Background: Reduced blood coagulability seems to protect against inflammatory bowel disease; pilot studies using heparin in patients with inflammatory bowel disease have reported positive results. Aim: To evaluate the effects of heparin treatment on microangiographic and on inflammatory parameters in experimental colitis, induced by trinitrobenzene sulphonic acid (TNBS)-ethanol. Methods: Four groups of rats: (i) controls (saline enema), TNBS-induced colitis with (ii) sham treatment (saline, s.c.), (iii) dexamethasone (0.25 mg/kg/day s.c.) and (iv) heparin (500 U/kg t.d.s., s.c.). Microangiography was performed 2 and 4 days after colitis induction. Partial thromboplastin time, colonic wet weight, macroscopic damage score and mucosal myeloperoxidase (MPO) activity were determined at day 4. Results: TNBS-induced colitis caused a reduction in visible bowel wall vessels, which was prevented by heparin (P <0.05) but not by steroids. The macroscopic damage scores and colon wet weights were similar in all colitis groups. Compared to untreated colitis the MPO activity in heparin-treated animals was of borderline significance. Conclusions: Heparin treatment improved microangiographic features and reduced inflammation to a certain degree. Steroids delayed development of colon hypoperfusion, but were ineffective on MPO activity. It remains to be determined if the observed effects are due to the antithrombotic activity of heparin or to an antiinflammatory action.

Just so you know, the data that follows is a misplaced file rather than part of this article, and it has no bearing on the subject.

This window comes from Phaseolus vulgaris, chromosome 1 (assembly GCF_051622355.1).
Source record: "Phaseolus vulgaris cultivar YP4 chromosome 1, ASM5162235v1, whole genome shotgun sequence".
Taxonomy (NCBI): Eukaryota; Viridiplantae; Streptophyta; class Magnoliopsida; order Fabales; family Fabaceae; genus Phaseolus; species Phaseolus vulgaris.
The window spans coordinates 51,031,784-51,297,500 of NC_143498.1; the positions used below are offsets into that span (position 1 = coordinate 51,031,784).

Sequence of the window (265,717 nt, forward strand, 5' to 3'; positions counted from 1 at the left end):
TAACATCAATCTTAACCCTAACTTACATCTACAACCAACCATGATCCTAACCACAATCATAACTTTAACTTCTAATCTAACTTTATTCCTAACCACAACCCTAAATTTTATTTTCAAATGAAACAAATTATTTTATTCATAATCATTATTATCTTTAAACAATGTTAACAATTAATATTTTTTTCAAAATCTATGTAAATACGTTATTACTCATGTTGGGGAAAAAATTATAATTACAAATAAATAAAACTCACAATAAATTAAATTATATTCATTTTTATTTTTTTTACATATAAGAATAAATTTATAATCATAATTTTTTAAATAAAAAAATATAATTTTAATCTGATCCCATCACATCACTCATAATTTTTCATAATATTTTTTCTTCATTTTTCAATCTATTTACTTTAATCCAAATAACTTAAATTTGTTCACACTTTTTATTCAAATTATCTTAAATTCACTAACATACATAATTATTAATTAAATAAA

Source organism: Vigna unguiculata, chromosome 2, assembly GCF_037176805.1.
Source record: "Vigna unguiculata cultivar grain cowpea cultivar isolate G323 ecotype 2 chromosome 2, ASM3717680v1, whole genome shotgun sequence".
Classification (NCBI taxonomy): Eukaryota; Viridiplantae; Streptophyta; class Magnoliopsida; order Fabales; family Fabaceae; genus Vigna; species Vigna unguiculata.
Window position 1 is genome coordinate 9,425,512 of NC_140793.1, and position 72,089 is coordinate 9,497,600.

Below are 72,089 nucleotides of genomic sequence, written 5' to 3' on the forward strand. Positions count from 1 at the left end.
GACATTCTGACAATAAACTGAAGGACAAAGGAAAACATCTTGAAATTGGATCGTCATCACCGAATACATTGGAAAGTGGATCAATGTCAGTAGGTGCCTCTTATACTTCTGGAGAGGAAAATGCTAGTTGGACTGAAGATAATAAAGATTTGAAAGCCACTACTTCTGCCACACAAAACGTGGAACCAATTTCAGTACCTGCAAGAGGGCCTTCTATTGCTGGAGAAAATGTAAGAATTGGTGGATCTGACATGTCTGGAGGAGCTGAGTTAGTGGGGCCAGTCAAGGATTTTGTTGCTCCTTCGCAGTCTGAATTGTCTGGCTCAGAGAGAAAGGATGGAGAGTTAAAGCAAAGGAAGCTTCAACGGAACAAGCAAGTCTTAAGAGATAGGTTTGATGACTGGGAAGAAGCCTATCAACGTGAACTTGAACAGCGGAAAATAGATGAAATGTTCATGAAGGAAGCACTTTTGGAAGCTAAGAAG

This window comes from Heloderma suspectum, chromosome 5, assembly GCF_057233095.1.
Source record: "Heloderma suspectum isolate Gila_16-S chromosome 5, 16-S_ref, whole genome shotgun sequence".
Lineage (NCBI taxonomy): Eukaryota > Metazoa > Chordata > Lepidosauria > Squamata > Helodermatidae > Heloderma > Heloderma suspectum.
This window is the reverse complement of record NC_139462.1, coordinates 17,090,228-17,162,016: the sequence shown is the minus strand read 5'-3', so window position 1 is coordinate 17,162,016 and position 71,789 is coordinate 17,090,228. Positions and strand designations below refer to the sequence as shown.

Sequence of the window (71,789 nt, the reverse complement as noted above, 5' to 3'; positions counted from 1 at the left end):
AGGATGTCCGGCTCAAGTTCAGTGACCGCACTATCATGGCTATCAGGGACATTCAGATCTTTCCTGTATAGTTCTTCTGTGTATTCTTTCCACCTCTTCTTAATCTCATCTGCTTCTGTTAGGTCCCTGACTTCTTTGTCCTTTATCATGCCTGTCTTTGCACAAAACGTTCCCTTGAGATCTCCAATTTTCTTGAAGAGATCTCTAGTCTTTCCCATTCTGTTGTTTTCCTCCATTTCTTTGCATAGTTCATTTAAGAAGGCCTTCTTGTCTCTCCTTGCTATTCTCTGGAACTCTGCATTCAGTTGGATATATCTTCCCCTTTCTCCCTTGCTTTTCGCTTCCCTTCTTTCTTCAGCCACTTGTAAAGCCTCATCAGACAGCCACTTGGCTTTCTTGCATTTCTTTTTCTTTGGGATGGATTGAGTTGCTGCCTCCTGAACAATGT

ASJC Scopus subject areas
- Pharmacology (medical)
- Pharmacology, Toxicology and Pharmaceutics(all)